The Halle's chain had gone belly-up on March 27, 1982. This created a vacancy that wasn't filled until August 17, 1989, when the Pittsburgh-based Joseph Horne Company opened a store in the vacated -and renovated- building.

Horne's was shuttered July 12, 1992. News surfaced about the store re-opening as a second Higbee's location. In actuality, it became part of a Dillard's "double-header", which was established in August 1992. Higbee's became Dillard's East (a Women's store) with the old Halle's / Horne's re-opening as Dillard's West, which carried Men's, Children's & Home merchandise.

Dillard's closed both SEVERANCE CENTER stores in June 1995. Within months, a plan to redevelop the shopping hub had been formally announced. The abandoned anchor stores were the first structures to be demolished.

A 1-level (113,800 square foot) Home Depot, built on the old Halle's / Horne's spot, welcomed its first shoppers on October 29, 1998. A 1-level (126,200 square foot) Wal-Mart SuperCenter, assuming the Higbee's spot, opened for business in January 1999.

By this time, the inline store section of the mall had been bulldozed, with the Convenience Wing left standing. It was worked into a 475,000 square foot power plaza, that retained the SEVERANCE TOWN CENTER name.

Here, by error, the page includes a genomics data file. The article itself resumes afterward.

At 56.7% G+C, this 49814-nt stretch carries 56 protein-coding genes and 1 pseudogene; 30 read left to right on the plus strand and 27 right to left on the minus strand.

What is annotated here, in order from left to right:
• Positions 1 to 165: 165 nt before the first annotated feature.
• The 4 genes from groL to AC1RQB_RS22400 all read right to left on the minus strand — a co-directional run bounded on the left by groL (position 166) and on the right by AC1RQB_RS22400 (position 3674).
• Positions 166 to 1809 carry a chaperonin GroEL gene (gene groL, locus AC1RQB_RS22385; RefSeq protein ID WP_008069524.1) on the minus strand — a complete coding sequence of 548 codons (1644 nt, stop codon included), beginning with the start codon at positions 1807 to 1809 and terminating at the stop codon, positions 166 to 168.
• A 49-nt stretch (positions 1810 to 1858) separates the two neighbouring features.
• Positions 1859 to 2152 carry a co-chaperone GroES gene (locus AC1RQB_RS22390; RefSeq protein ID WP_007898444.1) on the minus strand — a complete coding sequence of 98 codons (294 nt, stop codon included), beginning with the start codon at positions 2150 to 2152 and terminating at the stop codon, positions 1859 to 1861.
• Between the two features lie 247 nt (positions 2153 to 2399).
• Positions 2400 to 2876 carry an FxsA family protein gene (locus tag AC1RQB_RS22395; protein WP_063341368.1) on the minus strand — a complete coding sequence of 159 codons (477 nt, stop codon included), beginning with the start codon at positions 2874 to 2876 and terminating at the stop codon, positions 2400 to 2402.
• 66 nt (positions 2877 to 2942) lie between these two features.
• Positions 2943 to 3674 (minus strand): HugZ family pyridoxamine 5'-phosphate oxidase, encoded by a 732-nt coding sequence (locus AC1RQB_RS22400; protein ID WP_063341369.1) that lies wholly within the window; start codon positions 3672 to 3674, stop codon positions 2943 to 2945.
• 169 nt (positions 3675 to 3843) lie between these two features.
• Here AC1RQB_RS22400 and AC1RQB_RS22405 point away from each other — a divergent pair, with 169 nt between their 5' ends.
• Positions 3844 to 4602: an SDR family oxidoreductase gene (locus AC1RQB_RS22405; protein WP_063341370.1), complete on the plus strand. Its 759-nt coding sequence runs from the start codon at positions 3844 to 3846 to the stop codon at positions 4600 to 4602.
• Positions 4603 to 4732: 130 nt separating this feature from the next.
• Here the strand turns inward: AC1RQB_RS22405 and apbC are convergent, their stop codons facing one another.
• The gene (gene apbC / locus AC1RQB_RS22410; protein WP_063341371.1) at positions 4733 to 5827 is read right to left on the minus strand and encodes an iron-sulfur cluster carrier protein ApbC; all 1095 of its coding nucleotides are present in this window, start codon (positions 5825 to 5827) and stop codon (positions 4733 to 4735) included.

The complex was officially dedicated early in the year 2000. Its stores and services included a (30,400 square foot) Marshalls, (25,700 square foot) Borders Books, (68,400 square foot) Dave's Supermarket and Regal Severance Town Center Stadium 14 megaplex.

Within a few years, there was a new lifestyle center in the vicinity. LEGACY VILLAGE {2.5 miles southeast, in Lyndhurst} was dedicated in 2003. Chicago-based Syndicated Equities acquired SEVERANCE TOWN CENTER in April 2004. Lake Bluff, Illinois-based Pine Tree Commercial Realty was enlisted to manage and lease the complex.

A major vacancy was created on October 15, 2013, when Wal-Mart was shuttered. The cinema shut down in March 2015. By this time, the shopping hub was over 40 percent vacant. It was foreclosed on and sold at a sheriff's auction in November 2015. The buyer, New York City-based CWCapital Asset Management, flipped the property, with Great Neck, New York's Namdar Realty Group assuming ownership in May 2016.

In July 2017, a tentative redevelopment plan came to light. It would reinvent the struggling retail facility in three phases, over a period of 15 to 20 years, and add amenities such as an arts center, public park and several entertainment venues.


1964 and 1990 Severance Center brochures submitted by Mike Dannhauser Branch Store.doc  / "Cleveland History"
The Cleveland Plain Dealer / "Severance Towne Center"


The photos from The Michael Schwartz Library at Cleveland State University illustrate a key moment in the mall's history that is described in the article. The images are not replaceable with free-use or public-domain images. The use of the images does not limit the copyright owners' rights to distribute them in any way. The images are being used for non-profit, informational purposes only and their use is not believed to detract from the original images in any way.